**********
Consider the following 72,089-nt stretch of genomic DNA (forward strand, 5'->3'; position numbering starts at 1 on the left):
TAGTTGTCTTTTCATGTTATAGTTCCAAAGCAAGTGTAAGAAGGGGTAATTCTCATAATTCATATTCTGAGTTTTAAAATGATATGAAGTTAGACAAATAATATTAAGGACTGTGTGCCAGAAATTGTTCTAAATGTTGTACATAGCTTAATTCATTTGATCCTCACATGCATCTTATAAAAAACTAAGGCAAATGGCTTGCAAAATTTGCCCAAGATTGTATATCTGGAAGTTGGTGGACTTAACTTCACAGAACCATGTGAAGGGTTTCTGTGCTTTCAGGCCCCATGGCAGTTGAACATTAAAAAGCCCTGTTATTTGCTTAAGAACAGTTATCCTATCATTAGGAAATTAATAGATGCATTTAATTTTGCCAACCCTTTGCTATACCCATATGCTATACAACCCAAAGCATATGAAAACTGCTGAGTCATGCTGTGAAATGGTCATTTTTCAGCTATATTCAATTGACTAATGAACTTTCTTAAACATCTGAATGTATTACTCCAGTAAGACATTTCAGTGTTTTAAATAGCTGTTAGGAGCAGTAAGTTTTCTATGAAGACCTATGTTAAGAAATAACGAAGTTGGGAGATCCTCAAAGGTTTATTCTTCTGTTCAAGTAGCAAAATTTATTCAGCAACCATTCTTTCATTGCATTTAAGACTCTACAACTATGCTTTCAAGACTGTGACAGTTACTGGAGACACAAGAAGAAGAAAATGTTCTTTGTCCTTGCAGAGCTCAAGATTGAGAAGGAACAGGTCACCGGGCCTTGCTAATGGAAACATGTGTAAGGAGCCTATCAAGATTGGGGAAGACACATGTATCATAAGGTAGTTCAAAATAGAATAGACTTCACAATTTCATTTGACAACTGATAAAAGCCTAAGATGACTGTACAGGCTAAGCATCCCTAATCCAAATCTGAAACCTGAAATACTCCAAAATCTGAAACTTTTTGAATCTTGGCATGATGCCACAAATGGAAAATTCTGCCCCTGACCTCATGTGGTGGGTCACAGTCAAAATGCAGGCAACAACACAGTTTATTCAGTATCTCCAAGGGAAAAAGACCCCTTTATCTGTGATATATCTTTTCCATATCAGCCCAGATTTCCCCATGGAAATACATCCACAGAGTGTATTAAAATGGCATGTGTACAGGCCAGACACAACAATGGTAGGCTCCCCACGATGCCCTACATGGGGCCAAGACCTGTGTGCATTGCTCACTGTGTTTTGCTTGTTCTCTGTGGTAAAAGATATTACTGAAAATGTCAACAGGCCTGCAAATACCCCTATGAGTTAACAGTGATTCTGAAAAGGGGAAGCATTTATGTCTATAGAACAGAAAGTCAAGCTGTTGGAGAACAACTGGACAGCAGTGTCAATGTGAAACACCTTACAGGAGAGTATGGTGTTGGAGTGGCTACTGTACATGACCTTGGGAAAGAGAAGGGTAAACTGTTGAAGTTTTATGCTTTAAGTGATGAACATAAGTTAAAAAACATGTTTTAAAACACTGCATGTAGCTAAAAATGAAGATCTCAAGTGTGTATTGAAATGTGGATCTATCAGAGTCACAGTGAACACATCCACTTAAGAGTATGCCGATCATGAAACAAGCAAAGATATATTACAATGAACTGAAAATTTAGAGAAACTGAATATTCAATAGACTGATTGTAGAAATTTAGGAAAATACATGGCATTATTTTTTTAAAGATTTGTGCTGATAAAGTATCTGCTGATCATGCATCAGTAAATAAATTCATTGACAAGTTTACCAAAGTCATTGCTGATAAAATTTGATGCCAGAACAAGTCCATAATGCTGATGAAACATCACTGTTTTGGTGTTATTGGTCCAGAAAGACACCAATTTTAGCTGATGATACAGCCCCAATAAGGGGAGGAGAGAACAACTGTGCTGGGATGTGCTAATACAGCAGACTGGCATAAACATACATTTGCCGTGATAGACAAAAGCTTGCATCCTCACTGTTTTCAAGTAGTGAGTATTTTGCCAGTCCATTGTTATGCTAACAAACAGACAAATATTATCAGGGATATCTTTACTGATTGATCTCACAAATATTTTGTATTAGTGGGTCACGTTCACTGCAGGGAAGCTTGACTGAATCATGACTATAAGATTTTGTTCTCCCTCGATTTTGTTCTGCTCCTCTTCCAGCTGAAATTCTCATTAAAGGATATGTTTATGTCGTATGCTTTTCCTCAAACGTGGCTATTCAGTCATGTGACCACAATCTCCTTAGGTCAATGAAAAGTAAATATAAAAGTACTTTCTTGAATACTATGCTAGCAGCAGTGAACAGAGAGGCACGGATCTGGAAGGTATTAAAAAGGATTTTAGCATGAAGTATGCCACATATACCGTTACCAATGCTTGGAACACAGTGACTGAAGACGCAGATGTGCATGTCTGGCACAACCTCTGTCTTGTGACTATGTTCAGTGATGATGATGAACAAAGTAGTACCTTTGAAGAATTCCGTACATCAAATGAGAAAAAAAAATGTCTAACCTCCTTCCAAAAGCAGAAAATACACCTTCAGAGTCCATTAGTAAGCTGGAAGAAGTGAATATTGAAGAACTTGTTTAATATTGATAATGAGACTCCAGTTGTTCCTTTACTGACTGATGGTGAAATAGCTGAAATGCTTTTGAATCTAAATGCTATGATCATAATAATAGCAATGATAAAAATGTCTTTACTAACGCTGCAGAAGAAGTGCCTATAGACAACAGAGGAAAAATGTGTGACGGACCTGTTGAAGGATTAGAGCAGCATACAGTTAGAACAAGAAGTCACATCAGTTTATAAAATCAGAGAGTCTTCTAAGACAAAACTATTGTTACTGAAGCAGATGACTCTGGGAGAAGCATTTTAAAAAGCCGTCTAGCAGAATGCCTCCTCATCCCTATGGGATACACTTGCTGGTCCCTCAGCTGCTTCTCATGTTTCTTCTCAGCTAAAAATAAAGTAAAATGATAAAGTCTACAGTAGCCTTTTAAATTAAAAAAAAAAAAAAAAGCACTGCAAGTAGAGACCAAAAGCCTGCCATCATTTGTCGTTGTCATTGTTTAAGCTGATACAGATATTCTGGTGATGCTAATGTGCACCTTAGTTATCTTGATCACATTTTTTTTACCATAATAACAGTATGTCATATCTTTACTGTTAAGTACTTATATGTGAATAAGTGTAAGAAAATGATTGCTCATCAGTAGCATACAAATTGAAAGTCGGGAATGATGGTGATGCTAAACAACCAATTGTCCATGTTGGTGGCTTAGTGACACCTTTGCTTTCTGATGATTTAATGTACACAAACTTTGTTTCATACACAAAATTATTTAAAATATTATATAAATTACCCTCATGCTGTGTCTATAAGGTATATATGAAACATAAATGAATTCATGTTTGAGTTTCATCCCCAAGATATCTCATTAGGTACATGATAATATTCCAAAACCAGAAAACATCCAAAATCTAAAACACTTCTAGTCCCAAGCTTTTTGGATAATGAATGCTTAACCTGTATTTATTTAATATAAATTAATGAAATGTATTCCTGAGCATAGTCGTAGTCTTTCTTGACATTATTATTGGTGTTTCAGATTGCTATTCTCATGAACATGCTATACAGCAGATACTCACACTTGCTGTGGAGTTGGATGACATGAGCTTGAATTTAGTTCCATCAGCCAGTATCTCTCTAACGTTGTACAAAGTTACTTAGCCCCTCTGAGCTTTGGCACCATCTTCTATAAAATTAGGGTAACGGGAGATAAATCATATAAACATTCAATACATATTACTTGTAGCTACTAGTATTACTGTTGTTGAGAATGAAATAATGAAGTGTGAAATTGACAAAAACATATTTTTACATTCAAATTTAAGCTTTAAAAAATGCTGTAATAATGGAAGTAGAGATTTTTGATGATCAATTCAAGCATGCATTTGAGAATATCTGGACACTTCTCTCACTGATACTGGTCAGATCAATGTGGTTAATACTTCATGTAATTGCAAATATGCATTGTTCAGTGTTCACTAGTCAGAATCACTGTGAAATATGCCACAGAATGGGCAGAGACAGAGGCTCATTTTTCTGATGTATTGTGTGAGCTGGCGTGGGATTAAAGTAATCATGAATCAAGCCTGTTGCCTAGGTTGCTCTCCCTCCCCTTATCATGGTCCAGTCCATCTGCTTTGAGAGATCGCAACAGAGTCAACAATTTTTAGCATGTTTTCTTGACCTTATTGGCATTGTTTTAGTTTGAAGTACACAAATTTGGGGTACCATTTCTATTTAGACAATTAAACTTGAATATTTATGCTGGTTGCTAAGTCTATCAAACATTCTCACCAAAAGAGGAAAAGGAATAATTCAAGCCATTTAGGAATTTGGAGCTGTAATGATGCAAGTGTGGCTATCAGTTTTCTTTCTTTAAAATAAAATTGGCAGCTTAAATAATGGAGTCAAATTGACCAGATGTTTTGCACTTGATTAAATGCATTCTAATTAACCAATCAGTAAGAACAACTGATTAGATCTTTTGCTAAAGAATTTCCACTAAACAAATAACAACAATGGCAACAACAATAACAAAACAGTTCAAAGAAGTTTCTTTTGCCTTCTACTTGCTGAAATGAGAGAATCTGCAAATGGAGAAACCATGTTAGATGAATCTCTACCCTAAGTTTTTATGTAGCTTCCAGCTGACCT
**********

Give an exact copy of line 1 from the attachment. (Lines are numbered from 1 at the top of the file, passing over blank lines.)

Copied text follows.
Consider the following 72,089-nt stretch of genomic DNA (forward strand, 5'->3'; position numbering starts at 1 on the left):